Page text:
Like its prequel, Urbz takes place outside of the house in a bit of an RPG-life-sim mix. Your sim lives in the city of Miniopolis and tries to get by as a window cleaner. Their life, and in fact, the lives of everyone else in town, is disrupted by the arrival of Daddy Bigbucks, who decides to buy all the properties in town to construct a giant theme park in their place. To fight back against the capitalist's domination and keep their beloved home intact, you'll join forces with your fellow inhabitants to disrupt his plans, staging protests and upending his partnerships around town.
The game is split into five chapters, all of which follow a quest-based structure: folks around town will show up with an exclamation mark on their head, meaning they have a mission to give you, each of which has its own miniature storyline and objectives that usually revolve around befriending people, obtaining items, raising funds and performing different actions that may or may not require a certain level of a skill. In true Sims fashion, your sim has motives that must be kept high through eating, peeing, etcetera, and also skills, like Cooking and Logic, that can be improved through practice.
To achieve all that, they will need a nice house and money, and in this, Bustin' Out and Urbz distance themselves from the parent series: there is no build mode, with pre-made houses that are made available as rentals in different parts of the story, and furniture that has to be bought from stores and placed from your inventory. Careers also work in a different manner: in true gig-economy fashion, there are no fixed jobs, with your sim being able to perform odd jobs (in the form of minigames) at set times around town for money. They can still get promoted if their performance and skills are high enough.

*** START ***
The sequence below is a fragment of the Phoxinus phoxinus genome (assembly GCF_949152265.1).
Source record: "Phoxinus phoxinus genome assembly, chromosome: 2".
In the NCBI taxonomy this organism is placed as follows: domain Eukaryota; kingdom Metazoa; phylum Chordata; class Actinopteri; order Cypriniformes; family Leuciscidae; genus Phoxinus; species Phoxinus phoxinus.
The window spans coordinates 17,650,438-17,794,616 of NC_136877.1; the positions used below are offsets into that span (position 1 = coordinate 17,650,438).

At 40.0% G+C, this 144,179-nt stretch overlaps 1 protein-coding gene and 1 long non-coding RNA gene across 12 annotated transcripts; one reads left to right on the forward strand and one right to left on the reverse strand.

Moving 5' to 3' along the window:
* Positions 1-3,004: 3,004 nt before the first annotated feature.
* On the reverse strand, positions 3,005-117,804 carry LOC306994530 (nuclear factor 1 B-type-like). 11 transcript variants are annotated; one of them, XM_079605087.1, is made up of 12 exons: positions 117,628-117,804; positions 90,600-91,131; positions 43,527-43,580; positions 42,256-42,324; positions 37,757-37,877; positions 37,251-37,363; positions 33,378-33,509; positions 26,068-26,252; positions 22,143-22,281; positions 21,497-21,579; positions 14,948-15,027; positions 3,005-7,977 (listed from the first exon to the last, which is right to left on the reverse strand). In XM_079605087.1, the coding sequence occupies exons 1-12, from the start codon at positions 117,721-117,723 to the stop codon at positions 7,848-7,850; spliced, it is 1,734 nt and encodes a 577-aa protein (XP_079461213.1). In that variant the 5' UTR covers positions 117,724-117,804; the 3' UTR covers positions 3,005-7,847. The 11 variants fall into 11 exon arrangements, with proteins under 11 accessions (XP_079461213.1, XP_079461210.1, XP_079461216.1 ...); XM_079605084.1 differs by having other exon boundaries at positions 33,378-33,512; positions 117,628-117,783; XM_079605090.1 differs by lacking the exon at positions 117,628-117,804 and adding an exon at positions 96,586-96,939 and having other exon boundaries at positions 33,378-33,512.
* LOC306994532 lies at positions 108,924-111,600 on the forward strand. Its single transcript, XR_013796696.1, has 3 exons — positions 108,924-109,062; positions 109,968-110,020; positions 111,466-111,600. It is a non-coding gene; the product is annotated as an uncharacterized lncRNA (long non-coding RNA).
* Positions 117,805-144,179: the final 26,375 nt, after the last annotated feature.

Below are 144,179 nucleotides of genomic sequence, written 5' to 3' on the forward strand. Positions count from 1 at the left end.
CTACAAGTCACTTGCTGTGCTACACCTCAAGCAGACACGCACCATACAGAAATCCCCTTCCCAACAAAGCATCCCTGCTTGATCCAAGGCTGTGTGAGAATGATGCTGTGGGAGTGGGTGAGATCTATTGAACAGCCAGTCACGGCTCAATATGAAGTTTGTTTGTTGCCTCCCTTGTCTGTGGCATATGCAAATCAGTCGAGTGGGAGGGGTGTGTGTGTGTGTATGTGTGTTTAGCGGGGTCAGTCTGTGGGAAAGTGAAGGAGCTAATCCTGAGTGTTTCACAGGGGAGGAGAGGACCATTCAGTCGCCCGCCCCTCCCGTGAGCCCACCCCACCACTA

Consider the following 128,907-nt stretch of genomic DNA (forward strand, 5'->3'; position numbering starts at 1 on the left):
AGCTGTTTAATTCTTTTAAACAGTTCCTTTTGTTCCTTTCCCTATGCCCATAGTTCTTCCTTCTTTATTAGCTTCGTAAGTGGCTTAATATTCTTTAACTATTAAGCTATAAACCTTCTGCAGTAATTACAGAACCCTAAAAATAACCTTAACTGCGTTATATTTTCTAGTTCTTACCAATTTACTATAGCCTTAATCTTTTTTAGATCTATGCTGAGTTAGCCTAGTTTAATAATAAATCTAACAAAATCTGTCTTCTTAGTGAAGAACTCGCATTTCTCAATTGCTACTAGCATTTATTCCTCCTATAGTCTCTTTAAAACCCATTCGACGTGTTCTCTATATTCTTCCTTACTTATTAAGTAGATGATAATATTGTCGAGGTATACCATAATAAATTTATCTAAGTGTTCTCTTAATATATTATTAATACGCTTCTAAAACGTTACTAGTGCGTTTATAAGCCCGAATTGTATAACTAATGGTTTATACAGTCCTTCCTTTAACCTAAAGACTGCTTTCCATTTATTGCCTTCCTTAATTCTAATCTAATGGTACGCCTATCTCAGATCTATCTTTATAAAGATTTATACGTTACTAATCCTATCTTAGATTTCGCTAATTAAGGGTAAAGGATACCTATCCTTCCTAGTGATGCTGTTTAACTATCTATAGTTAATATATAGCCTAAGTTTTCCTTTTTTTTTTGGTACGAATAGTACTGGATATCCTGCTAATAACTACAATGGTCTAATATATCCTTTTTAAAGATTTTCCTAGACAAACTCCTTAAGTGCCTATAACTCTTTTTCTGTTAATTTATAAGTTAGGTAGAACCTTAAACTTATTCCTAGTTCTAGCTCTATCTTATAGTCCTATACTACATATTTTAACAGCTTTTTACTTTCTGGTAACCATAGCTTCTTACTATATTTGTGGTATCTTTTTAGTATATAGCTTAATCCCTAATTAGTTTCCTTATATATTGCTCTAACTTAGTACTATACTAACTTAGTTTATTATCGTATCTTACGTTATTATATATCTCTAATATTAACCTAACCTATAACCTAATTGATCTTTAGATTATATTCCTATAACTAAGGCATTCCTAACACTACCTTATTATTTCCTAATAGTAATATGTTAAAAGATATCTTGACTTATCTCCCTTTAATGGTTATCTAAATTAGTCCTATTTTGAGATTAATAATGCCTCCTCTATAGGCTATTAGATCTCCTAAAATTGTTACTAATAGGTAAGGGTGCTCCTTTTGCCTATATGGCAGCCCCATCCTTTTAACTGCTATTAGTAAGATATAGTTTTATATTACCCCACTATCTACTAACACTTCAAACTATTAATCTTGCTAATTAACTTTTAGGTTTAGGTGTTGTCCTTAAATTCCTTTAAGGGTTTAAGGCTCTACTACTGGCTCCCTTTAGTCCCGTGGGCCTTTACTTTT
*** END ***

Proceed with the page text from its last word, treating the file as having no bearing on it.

At first, I was completely in love with Urbz. You often hear people say that they wish they could forget a game and play it again, and that's what it felt: it's the same mechanics, multiple returning characters, the writing filled with satire about daily life, all in a completely different setting -- a sequel I never imagined existed, and never hoped to find. Cracks almost immediately began to show, however, and after the opening chapters, it was clear to me that Urbz had been pushed out in a lot less time than its prequel.
Game balance is completely out of tune, for one. Motives go down very fast in general, but more than that, you now get punished for running by having your sleep meter fall much faster. The alternative to running is using a bike, which handles quite poorly for the narrow city streets and ends up being much slower than going on foot, so in one way or another the game is made into a bore. There are obtainable skills called Xizzles that are supposed to help slow motive decay, but they don't help a lot, and to get all of them, you have to play multiplayer with someone else who's in a different faction than you -- good luck with that. Both Xizzles and the game's four factions -- Nerdies, Artsies, Streeties and Richies -- feel like a bolted-on holdover from the console versions that you can safely ignore to no penalty.